Perhaps someday, the garden will be complete. After twenty-seven years, much of the property is covered by ponds (below) and plantings, but the gardener’s work is never done, it seems, and much remains to be done along the edges. If all goes well, in another decade the garden should be perfectly satisfactory, though setbacks are to be expected.
With small exceptions, if time could be stopped, I would take the garden as it is today, before the next summer squall or winter storm wreaks havoc. Over three decades, substantial trees have been lost to wind and ice, and a portion of the rear garden has seemingly sunk so that it is constantly damp. Though storm damage is always disappointing, the opportunity to add new plants was not such a bad thing, and I’m more pleased with the after than the before. But, I’m not anxious to undertake further renovations. Now, I’m content to piddle around the edges, and a few areas that were reworked need a bit of growing in before they’re just right.
As the garden has matured, I find the areas I’m most pleased with require almost no care to maintain. These have small trees, often underplanted with shrubs or perennials, with the ground covered so that weeds (and weeding) are minimized. Not only is the look more complete, the areas require little labor. As I get older and lazier, this is more of a priority than it once was.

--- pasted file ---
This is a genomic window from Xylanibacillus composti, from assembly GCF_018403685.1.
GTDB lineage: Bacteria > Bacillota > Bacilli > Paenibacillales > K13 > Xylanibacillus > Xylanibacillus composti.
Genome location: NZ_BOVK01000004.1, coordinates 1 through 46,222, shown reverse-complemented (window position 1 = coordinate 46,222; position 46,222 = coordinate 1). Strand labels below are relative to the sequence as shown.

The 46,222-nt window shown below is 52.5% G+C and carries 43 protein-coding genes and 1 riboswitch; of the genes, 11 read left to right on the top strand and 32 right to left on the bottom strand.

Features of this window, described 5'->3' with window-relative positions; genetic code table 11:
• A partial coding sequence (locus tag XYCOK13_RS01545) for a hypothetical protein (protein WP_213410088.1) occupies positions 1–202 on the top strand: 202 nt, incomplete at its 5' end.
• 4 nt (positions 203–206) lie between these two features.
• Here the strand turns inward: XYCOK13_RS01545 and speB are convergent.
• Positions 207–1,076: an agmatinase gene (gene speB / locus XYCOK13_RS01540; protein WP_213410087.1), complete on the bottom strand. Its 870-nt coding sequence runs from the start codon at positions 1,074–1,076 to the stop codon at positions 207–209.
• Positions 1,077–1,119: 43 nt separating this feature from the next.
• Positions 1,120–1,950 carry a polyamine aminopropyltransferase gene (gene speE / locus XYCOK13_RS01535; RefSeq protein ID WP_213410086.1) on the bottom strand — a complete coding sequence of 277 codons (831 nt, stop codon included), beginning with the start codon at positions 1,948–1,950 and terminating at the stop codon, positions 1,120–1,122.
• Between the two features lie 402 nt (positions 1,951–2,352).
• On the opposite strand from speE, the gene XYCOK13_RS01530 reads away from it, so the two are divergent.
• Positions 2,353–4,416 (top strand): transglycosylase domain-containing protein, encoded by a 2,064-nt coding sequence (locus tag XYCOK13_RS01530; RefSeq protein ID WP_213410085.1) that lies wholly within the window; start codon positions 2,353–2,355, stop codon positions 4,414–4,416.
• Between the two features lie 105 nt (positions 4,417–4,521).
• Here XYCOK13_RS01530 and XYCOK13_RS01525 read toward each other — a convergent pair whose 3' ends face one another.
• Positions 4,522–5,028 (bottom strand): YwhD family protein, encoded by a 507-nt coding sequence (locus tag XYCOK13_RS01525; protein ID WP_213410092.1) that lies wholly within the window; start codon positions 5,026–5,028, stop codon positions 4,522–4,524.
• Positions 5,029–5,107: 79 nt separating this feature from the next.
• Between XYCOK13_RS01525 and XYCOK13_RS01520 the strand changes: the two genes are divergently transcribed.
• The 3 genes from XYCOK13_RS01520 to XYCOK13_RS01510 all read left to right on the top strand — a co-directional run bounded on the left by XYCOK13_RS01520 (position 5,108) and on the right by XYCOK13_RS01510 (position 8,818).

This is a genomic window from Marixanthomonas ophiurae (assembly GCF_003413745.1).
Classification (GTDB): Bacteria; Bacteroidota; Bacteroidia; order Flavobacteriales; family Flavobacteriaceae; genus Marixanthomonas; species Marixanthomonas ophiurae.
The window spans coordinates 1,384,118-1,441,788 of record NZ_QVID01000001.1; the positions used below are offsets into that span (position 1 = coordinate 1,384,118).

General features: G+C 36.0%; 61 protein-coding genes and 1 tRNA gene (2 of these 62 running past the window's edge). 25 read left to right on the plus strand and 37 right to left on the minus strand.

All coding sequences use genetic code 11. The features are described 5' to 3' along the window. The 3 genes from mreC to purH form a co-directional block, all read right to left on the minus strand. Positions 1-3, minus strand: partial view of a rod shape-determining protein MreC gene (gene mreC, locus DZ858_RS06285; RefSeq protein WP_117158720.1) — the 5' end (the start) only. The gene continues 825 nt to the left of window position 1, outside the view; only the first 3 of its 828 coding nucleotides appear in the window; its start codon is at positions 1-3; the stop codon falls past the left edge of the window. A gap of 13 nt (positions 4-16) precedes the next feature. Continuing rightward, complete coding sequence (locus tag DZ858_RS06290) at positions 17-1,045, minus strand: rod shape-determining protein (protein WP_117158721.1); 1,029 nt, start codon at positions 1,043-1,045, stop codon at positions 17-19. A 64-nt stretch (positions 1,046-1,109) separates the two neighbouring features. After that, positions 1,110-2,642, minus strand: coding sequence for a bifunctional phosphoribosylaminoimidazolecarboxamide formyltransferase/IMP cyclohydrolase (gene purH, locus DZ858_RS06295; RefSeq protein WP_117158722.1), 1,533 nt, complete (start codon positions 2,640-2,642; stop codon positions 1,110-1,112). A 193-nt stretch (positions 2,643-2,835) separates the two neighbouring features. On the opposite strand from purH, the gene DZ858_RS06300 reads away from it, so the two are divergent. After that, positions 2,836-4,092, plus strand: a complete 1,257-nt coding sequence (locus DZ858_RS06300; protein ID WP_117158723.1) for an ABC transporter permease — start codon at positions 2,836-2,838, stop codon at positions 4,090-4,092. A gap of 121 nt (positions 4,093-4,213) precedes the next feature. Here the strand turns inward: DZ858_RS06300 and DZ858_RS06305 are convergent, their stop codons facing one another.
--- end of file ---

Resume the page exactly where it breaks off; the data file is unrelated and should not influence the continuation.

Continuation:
Beside the driveway three tall hornbeams have been lost in recent years. The replanting of this area (above) is nearly complete, but as trees have grown and much of the garden has become more shaded, the opportunity to plant in part sun has been welcomed. I’ve been conscious (for once) not to plant trees that will overgrow to shade this area, though now I’m considering a few small growing Japanese maples that will complete the picture as I envision it.
In the swampy area at the back corner of the rear garden, a large witch hazel and holly were lost, and the replanting is a few years from being where I’d like it. But, progress is in the works. Native buttonbush (Cephalanthus occidentalis), Virginia sweetspire (Itea virginica), and chokeberry (Aronia melanocarpa) are just getting started, but they’re happy in the constant dampness and beginning to fill in along with Japanese irises (Iris ensata) that have spread through the standing water from a spring that was once almost dry, but has rejuvenated in recent years. I’m still planting a bit of this and that to determine which plants will cover the ground to keep weeds down, while also avoiding ones that might get out of hand.